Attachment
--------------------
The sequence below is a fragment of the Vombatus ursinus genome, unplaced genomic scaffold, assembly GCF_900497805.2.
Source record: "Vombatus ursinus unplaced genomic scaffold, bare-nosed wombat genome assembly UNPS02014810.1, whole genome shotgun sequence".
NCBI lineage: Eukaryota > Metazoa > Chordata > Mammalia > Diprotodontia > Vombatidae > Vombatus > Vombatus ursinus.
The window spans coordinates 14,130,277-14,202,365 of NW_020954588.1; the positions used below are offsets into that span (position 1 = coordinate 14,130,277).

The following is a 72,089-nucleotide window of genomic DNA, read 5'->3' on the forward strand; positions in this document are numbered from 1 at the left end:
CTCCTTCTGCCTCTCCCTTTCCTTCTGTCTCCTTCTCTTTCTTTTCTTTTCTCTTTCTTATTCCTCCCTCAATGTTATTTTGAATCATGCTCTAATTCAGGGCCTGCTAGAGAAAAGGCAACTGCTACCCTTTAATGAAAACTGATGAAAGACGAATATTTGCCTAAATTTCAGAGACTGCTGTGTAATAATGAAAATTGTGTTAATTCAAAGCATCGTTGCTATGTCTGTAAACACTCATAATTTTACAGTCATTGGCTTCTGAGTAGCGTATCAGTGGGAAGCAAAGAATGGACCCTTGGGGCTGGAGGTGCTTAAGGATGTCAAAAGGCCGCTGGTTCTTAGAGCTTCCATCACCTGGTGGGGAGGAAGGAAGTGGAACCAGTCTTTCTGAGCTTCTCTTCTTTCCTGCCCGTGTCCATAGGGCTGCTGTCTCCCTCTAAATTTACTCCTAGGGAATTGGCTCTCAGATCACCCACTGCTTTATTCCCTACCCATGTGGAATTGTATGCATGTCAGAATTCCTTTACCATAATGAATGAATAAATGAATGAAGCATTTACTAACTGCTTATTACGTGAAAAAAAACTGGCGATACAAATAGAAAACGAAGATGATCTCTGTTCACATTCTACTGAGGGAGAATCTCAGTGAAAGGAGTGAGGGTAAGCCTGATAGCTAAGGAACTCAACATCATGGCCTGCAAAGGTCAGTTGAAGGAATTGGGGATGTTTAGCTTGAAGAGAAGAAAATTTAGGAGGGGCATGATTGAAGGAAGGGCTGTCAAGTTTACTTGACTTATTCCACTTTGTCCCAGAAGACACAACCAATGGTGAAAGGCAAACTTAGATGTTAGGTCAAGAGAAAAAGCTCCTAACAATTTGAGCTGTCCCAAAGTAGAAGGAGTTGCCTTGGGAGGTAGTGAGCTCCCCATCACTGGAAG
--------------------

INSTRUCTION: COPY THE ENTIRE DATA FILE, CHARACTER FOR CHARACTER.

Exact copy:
The sequence below is a fragment of the Vombatus ursinus genome, unplaced genomic scaffold, assembly GCF_900497805.2.
Source record: "Vombatus ursinus unplaced genomic scaffold, bare-nosed wombat genome assembly UNPS02014810.1, whole genome shotgun sequence".
NCBI lineage: Eukaryota > Metazoa > Chordata > Mammalia > Diprotodontia > Vombatidae > Vombatus > Vombatus ursinus.
The window spans coordinates 14,130,277-14,202,365 of NW_020954588.1; the positions used below are offsets into that span (position 1 = coordinate 14,130,277).

The following is a 72,089-nucleotide window of genomic DNA, read 5'->3' on the forward strand; positions in this document are numbered from 1 at the left end:
CTCCTTCTGCCTCTCCCTTTCCTTCTGTCTCCTTCTCTTTCTTTTCTTTTCTCTTTCTTATTCCTCCCTCAATGTTATTTTGAATCATGCTCTAATTCAGGGCCTGCTAGAGAAAAGGCAACTGCTACCCTTTAATGAAAACTGATGAAAGACGAATATTTGCCTAAATTTCAGAGACTGCTGTGTAATAATGAAAATTGTGTTAATTCAAAGCATCGTTGCTATGTCTGTAAACACTCATAATTTTACAGTCATTGGCTTCTGAGTAGCGTATCAGTGGGAAGCAAAGAATGGACCCTTGGGGCTGGAGGTGCTTAAGGATGTCAAAAGGCCGCTGGTTCTTAGAGCTTCCATCACCTGGTGGGGAGGAAGGAAGTGGAACCAGTCTTTCTGAGCTTCTCTTCTTTCCTGCCCGTGTCCATAGGGCTGCTGTCTCCCTCTAAATTTACTCCTAGGGAATTGGCTCTCAGATCACCCACTGCTTTATTCCCTACCCATGTGGAATTGTATGCATGTCAGAATTCCTTTACCATAATGAATGAATAAATGAATGAAGCATTTACTAACTGCTTATTACGTGAAAAAAAACTGGCGATACAAATAGAAAACGAAGATGATCTCTGTTCACATTCTACTGAGGGAGAATCTCAGTGAAAGGAGTGAGGGTAAGCCTGATAGCTAAGGAACTCAACATCATGGCCTGCAAAGGTCAGTTGAAGGAATTGGGGATGTTTAGCTTGAAGAGAAGAAAATTTAGGAGGGGCATGATTGAAGGAAGGGCTGTCAAGTTTACTTGACTTATTCCACTTTGTCCCAGAAGACACAACCAATGGTGAAAGGCAAACTTAGATGTTAGGTCAAGAGAAAAAGCTCCTAACAATTTGAGCTGTCCCAAAGTAGAAGGAGTTGCCTTGGGAGGTAGTGAGCTCCCCATCACTGGAAG